Ars Technica's Jon Brodkin has an in-depth look at the "Defensive Patent License," a kind of judo for the patent system created by my former EFF colleague Jason Schultz (who started EFF's Patent Busting Project) and my former USC colleague Jen Urban (who co-created the ChillingEffects clearinghouse). As you'd expect from two such killer legal freedom fighters, the DPL is audacious, exciting, and wicked cool. It's a license pool that companies opt into, and members of the pool pledge not to sue one another for infringement. If you're ever being sued for patent infringement, you can get an automatic license to a conflicting patent just by throwing your patents into the pool. The more patent trolls threaten people, the more incentive there is to join the league of Internet patent freedom fighters.
“The idea is if you want to be part of this network of defensive patent people, you are committing that all of your patents, every single thing you’ve done, will be available royalty-free to anyone who wants to take a license, if they commit to only practice defensive patent licensing,” Schultz said today in Boston at the Usenix conference on cyberlaw issues. “As long as they don’t offensively sue anyone else in that network, everything’s cool.”
The commitment is both daunting in that it requires submitting all of a member company’s patents to the pool, and forgiving in that members can still sue the pants off non-members. Schultz said his team thought long and hard about the exact implementation of the Defensive Patent License.
The “all-in” provision was put in place to prevent companies from joining the network while only providing their lamest patents. The ability of DPL members to sue non-members, meanwhile, preserves the right to monetize inventions. It also keeps members on a level playing field with non-members.
“Defensive Patent License” created to protect innovators from trolls
Daren Schwenke's 3D printed blooming rose embeds a capacitive touch sensor -- a magnetic wire -- in one of the leaves, which trips an Arduino-controlled actuator that changes the rose's lighting and causes the petals -- 3D printed and then shaped over a hot chandelier bulb -- to splay open or fold closed.
[Editor's note: I'm on the advisory board for Free Machine, a nonprofit that describes itself as an "LA-based collective of UX designers, artists, urban planners, and policy wonks. By using the tools of culture to shift the conversation around tech and society, we aim to shape a hi-tech future that is equitable, sustainable, and abundant." […]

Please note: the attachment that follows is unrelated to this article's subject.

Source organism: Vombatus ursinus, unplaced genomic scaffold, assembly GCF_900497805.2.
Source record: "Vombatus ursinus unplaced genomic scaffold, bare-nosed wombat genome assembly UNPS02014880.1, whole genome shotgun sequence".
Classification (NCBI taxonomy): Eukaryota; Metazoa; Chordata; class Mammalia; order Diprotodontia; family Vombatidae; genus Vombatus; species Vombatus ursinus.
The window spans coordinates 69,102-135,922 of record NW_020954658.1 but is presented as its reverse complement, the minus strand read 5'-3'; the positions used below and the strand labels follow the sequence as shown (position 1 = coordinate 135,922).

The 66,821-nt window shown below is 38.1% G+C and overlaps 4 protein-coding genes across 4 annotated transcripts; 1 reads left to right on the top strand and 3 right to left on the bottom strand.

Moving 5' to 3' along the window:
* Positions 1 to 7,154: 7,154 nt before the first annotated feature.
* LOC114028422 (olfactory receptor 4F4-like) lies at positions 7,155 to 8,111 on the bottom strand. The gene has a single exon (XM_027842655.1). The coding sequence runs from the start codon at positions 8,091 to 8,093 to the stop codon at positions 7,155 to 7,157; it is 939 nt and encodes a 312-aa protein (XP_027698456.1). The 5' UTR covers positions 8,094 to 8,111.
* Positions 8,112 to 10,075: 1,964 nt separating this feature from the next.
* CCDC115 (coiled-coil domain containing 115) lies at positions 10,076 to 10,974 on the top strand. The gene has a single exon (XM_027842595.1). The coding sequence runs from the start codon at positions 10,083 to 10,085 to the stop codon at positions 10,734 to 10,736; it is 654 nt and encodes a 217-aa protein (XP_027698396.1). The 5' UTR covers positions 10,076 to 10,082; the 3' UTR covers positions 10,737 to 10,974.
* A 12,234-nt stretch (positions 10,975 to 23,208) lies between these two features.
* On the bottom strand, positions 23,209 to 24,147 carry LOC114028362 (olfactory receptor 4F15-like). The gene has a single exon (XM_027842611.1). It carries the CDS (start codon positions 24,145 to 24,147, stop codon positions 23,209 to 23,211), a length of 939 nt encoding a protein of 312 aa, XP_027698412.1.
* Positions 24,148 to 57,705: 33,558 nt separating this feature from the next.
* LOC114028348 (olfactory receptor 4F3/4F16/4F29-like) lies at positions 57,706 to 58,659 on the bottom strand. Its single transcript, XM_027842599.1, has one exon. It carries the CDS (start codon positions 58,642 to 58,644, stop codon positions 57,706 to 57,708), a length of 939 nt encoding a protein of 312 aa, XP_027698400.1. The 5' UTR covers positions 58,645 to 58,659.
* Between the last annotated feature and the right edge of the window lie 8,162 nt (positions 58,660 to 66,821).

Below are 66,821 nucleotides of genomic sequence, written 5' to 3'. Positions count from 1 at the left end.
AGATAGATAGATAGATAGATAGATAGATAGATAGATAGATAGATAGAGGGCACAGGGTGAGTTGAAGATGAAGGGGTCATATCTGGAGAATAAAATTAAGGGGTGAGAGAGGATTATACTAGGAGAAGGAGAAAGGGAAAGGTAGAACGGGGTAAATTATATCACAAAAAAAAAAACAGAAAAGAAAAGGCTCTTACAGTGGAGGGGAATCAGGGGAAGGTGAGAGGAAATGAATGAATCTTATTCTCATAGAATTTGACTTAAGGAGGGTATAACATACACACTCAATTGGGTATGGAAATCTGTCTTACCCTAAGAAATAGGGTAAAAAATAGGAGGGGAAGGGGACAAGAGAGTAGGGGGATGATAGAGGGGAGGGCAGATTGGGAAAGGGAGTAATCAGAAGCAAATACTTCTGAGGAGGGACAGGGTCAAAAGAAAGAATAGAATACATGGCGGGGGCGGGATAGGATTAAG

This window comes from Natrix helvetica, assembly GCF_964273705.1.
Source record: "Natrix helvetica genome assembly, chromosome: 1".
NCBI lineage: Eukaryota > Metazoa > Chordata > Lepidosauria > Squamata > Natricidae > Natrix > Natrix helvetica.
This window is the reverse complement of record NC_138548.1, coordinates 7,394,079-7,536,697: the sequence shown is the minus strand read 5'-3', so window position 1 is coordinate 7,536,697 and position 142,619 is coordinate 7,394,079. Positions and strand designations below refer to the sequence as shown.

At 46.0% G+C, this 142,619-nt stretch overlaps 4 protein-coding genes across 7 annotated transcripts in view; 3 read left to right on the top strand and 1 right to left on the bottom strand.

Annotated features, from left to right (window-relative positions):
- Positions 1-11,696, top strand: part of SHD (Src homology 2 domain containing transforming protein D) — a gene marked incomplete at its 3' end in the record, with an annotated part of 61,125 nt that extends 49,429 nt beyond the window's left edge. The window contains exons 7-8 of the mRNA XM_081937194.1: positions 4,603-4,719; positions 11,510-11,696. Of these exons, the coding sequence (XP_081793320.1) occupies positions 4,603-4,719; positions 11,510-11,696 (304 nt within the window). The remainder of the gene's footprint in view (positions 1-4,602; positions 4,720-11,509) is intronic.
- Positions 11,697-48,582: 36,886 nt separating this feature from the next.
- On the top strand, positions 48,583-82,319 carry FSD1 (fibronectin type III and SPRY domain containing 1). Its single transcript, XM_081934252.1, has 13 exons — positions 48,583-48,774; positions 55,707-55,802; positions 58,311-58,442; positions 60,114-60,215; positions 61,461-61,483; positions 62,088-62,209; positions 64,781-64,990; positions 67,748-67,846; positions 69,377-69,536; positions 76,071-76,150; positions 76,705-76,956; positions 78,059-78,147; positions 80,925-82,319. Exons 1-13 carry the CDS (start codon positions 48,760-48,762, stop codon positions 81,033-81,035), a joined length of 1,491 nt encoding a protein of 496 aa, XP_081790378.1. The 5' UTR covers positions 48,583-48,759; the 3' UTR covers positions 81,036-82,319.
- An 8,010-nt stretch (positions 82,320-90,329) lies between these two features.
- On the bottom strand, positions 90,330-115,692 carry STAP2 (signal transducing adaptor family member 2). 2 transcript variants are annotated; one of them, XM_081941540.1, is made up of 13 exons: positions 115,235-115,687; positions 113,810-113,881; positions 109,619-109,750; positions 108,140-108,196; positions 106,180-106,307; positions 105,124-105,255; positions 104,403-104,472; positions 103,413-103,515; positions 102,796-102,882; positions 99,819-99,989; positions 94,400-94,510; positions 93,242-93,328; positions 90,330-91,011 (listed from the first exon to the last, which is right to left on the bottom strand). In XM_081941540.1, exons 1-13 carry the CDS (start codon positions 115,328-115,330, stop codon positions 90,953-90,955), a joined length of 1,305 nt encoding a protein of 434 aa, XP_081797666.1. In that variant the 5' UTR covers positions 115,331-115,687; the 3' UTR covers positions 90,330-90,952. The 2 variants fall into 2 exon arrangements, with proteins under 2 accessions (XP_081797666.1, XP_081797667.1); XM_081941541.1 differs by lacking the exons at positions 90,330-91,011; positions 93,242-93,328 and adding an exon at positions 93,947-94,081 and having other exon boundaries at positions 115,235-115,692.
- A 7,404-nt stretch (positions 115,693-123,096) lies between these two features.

Well, this is awesome: Andrew Liptak picked my next book, Radicalized as one of The Verge's picks for March! The tour starts Monday!
Big companies want automation on a big scale. Doing that means diving into the tricky world of machine learning and data science. And no matter what platform you’ll be implementing it on, you can learn how with the Machine Learning & Data Science Certification Training Bundle. In 48 hours and through eight courses, this bundle […]
Big systems need tight security – and the experts who can implement it. Cisco Networking Systems are the go-to providers for network infrastructure, but maintaining it takes a lot of up-to-date knowledge. If you want that knowledge right from the source, there’s an online course that can get you certified painlessly: The Foundational Cisco CCNA […]
Computer slowing down? There are a ton of reasons why that might be, especially if your unit has a few years on it. Junk files and programs can accumulate over time, some even left over from otherwise uninstalled software. This virtual debris can slow your PC down dramatically, but there’s a surprisingly quick fix. Lauded […]